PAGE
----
If you're working in a team using the Scrum framework, you use story points to estimate effort on your stories, tasks, etc. Then also, some management takes this into account and does planning, measures your productivity, and even keeps you accountable when something is done. Yet, they need to learn that software estimations are always wrong.
Great article, Milan. Thanks for gathering all related "laws" in one place, it makes it easy to return to the list.
You mention Vasco Duarte suggests "[...] delivering the minor work that provides significant value". This reminds me of Kaizen (https://en.wikipedia.org/wiki/Kaizen), which invites to make small valuable steps toward a bigger goal.
I've be part of teams which did not plan nor estimate, teams which planned with story points (and spent a fair amount of time calculating the velocity), and others which planned without estimates (Kanban approach). The last two ways worked well, because teams liked doing so, and saw value estimating, or skipping estimates. I've found that it's often a question of culture, where teams which have never estimated are reluctant to try it, and they perform fine with the Kanban approach.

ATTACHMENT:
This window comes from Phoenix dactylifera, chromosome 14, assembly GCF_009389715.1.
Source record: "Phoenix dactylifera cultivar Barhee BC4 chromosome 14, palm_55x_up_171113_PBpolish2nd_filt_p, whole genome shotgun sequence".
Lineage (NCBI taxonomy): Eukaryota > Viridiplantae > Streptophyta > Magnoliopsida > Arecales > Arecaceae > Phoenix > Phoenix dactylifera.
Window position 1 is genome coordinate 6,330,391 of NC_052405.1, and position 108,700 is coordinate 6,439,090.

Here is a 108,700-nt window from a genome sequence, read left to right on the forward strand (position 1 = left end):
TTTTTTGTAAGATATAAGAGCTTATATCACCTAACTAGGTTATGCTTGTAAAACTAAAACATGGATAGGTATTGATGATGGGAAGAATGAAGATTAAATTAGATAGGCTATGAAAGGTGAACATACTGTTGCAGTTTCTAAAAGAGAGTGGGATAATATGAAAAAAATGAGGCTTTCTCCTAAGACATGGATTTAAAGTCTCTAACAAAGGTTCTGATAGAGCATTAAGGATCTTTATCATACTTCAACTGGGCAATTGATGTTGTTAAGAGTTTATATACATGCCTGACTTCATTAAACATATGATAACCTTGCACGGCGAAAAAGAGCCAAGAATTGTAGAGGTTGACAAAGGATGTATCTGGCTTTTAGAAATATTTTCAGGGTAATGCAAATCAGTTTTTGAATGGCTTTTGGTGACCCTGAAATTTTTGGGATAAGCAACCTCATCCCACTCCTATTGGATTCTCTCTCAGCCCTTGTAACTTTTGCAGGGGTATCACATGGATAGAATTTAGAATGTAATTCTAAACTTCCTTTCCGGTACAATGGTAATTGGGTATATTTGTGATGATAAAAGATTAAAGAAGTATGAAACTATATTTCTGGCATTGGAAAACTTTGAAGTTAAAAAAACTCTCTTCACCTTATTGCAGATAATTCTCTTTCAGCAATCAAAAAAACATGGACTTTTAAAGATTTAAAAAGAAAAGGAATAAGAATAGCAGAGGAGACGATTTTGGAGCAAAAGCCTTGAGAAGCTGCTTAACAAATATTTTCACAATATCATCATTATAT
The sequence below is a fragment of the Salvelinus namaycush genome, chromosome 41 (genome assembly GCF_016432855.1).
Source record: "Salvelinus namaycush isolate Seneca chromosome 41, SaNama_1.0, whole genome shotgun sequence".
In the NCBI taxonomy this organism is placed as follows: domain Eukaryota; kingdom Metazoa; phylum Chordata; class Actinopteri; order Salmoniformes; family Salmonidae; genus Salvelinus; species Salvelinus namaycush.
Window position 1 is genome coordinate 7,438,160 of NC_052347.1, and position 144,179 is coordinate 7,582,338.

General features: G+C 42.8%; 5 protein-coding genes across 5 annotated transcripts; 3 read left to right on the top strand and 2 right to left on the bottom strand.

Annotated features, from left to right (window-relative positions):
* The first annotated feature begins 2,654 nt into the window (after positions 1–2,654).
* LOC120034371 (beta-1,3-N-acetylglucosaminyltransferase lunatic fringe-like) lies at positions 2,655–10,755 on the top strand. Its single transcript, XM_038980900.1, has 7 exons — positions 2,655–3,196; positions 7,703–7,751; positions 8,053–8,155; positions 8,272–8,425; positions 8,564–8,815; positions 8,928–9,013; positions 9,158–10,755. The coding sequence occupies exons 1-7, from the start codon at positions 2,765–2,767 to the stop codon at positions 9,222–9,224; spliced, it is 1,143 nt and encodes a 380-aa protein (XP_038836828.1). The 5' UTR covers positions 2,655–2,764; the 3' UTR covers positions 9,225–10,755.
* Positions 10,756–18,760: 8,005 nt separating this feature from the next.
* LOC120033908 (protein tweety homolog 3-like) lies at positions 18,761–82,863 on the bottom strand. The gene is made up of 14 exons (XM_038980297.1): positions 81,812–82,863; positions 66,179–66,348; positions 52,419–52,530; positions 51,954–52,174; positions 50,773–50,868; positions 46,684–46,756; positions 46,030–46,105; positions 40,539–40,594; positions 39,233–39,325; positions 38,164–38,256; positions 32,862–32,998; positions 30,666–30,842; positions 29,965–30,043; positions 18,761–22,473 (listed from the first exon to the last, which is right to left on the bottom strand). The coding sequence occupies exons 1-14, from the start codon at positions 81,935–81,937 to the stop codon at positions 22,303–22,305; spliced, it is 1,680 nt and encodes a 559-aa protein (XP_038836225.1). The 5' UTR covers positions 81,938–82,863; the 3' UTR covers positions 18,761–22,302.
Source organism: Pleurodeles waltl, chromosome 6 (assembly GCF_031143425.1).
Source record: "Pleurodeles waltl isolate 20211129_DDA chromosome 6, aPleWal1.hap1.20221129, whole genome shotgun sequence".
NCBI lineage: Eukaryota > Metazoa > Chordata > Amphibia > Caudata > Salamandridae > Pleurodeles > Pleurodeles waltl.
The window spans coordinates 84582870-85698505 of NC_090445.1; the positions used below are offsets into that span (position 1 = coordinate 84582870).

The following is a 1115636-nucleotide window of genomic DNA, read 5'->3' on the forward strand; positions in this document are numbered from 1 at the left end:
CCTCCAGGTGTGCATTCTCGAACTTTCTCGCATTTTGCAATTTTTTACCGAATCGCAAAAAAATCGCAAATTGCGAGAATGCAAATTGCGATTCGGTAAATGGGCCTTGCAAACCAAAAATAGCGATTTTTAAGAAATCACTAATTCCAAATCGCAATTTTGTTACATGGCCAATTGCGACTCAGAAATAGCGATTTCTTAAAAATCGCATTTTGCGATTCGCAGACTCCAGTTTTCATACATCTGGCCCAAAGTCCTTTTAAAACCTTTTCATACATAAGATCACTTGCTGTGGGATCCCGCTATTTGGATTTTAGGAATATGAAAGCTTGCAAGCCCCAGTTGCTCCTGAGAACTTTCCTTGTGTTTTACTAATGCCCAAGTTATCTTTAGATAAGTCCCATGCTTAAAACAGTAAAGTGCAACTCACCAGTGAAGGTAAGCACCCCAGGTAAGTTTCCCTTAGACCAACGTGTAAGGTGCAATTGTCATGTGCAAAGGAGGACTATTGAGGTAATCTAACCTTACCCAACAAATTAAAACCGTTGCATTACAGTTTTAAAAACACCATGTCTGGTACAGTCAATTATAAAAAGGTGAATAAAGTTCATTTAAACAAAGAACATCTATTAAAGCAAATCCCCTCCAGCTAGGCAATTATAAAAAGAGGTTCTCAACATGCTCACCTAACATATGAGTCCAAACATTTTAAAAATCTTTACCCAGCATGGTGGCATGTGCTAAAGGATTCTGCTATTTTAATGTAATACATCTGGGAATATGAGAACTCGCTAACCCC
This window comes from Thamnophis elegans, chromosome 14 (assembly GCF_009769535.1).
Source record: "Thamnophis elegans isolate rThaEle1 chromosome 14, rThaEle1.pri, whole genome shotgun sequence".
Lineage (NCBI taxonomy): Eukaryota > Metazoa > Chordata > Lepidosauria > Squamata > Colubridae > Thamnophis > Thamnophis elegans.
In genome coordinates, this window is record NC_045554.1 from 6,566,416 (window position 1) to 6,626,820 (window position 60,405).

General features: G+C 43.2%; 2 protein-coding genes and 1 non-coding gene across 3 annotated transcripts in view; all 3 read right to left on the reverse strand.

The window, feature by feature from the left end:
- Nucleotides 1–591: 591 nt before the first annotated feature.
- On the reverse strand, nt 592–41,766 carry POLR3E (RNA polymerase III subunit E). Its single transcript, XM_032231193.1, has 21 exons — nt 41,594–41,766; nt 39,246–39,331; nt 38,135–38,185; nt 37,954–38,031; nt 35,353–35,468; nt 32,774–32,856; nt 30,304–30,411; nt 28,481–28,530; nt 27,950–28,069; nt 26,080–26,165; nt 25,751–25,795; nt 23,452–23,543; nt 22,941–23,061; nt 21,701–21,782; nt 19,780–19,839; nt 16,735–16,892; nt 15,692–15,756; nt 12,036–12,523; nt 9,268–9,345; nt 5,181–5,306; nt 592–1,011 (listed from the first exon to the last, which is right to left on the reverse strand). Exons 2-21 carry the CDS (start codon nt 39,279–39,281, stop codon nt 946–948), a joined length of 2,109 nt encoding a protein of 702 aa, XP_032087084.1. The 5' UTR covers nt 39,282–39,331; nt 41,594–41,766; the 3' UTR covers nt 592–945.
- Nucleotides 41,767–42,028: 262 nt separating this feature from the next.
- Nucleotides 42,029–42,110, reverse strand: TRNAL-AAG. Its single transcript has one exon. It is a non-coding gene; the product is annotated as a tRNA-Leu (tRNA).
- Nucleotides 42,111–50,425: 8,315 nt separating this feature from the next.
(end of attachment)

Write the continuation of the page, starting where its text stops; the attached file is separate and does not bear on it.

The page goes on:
Truly awesome your understanding makes my heart sing.
Hey Milan, your article brilliantly highlights the complexities of software estimation. I've navigated these challenges in regulated tech, where precision is paramount. Your insights on uncertainty, decomposing tasks, and tracking progress resonate with my experiences. Great read. Looking forward to more. - Adam